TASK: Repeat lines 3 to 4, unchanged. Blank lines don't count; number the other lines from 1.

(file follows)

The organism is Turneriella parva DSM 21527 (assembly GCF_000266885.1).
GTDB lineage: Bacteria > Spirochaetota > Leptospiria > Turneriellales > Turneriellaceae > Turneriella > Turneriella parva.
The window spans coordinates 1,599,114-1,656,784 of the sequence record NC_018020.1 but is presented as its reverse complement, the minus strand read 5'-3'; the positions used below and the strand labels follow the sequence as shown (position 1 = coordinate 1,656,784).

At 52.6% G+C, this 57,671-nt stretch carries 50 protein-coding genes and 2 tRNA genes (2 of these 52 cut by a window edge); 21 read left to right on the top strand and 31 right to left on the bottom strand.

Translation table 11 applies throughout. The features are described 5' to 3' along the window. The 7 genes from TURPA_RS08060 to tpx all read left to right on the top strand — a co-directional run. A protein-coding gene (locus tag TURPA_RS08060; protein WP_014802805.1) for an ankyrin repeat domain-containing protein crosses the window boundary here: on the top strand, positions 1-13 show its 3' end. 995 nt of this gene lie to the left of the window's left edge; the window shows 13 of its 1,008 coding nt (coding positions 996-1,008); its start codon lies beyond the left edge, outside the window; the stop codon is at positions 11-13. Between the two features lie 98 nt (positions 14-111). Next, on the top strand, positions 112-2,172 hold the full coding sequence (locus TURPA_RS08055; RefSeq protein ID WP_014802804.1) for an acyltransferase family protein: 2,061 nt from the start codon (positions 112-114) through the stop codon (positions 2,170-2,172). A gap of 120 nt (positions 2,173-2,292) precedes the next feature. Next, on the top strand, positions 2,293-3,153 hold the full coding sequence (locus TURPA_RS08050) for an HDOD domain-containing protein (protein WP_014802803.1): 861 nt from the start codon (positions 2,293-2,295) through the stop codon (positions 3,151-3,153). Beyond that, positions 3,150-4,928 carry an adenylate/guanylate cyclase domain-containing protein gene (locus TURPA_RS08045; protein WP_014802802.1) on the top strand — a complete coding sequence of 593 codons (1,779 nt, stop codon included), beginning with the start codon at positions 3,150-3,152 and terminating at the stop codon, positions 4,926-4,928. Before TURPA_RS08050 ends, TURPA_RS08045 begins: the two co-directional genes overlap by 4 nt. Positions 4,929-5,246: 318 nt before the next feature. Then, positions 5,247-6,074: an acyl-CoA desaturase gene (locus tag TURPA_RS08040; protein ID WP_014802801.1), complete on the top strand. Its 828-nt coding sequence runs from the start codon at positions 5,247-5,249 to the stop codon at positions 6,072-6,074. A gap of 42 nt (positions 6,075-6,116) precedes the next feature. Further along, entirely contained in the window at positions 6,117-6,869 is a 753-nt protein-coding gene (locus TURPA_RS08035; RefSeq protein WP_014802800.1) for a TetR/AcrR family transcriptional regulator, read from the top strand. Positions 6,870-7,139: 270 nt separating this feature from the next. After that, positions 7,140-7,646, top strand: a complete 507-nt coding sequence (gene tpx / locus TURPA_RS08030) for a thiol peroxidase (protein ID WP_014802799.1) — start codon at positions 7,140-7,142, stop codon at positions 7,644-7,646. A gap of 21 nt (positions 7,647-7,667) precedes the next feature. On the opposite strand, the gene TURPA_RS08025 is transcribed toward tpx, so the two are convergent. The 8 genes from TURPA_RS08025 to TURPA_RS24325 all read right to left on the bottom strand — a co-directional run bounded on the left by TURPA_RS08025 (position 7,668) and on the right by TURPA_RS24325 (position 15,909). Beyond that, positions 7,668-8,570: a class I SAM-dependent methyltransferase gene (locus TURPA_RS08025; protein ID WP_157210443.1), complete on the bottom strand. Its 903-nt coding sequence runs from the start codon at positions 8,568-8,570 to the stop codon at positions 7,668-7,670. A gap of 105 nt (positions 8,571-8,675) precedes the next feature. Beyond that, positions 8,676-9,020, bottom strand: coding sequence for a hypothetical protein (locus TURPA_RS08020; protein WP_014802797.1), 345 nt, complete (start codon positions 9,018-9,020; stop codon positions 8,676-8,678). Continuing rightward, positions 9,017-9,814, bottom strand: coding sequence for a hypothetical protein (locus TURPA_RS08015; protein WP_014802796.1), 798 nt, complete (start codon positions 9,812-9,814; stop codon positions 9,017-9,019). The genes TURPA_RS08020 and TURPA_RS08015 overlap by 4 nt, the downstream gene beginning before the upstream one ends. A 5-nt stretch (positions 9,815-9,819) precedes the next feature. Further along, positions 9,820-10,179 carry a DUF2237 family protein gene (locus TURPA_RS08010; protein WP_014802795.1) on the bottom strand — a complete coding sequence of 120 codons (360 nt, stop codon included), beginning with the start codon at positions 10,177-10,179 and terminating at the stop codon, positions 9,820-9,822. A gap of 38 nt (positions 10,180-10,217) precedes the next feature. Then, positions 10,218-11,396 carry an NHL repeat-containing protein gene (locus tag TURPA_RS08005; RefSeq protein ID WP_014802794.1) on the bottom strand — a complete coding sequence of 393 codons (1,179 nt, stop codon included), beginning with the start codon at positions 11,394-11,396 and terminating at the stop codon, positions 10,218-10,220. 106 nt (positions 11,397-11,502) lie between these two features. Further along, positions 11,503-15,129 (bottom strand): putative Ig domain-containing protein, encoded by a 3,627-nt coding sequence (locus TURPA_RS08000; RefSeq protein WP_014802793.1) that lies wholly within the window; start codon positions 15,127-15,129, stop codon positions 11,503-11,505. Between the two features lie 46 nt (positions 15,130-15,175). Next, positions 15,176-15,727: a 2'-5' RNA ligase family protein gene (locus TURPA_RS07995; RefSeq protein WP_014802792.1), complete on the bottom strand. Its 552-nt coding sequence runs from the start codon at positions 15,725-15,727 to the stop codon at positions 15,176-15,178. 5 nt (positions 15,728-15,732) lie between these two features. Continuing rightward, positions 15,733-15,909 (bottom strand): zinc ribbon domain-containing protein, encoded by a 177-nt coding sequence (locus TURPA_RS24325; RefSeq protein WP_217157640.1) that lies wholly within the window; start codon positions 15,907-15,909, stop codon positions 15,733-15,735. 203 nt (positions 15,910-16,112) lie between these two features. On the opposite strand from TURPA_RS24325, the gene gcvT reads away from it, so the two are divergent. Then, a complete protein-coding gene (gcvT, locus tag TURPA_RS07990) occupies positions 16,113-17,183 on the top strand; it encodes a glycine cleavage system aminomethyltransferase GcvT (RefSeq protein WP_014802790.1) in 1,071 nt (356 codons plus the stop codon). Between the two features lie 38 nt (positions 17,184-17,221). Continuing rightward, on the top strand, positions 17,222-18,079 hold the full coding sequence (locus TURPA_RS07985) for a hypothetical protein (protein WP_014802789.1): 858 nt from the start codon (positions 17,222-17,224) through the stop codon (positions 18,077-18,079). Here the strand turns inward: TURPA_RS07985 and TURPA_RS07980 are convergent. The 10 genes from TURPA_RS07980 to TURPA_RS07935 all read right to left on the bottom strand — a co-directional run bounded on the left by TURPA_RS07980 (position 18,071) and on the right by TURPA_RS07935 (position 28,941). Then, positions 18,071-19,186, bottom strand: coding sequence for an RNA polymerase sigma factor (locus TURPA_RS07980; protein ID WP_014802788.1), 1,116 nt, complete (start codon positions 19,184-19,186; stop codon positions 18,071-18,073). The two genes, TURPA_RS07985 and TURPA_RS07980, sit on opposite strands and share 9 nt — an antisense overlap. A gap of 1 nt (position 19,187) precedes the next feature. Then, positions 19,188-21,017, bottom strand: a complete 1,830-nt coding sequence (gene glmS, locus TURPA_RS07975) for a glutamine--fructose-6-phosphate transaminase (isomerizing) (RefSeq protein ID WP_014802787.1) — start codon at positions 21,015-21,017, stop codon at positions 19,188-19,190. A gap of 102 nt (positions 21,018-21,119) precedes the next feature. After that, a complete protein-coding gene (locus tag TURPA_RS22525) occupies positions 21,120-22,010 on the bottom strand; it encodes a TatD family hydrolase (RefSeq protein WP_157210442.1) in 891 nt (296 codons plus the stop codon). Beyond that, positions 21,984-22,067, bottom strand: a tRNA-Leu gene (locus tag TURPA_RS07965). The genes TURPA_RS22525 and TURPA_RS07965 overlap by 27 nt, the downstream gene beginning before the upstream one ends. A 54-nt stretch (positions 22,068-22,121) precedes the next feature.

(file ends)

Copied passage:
The window spans coordinates 1,599,114-1,656,784 of the sequence record NC_018020.1 but is presented as its reverse complement, the minus strand read 5'-3'; the positions used below and the strand labels follow the sequence as shown (position 1 = coordinate 1,656,784).

At 52.6% G+C, this 57,671-nt stretch carries 50 protein-coding genes and 2 tRNA genes (2 of these 52 cut by a window edge); 21 read left to right on the top strand and 31 right to left on the bottom strand.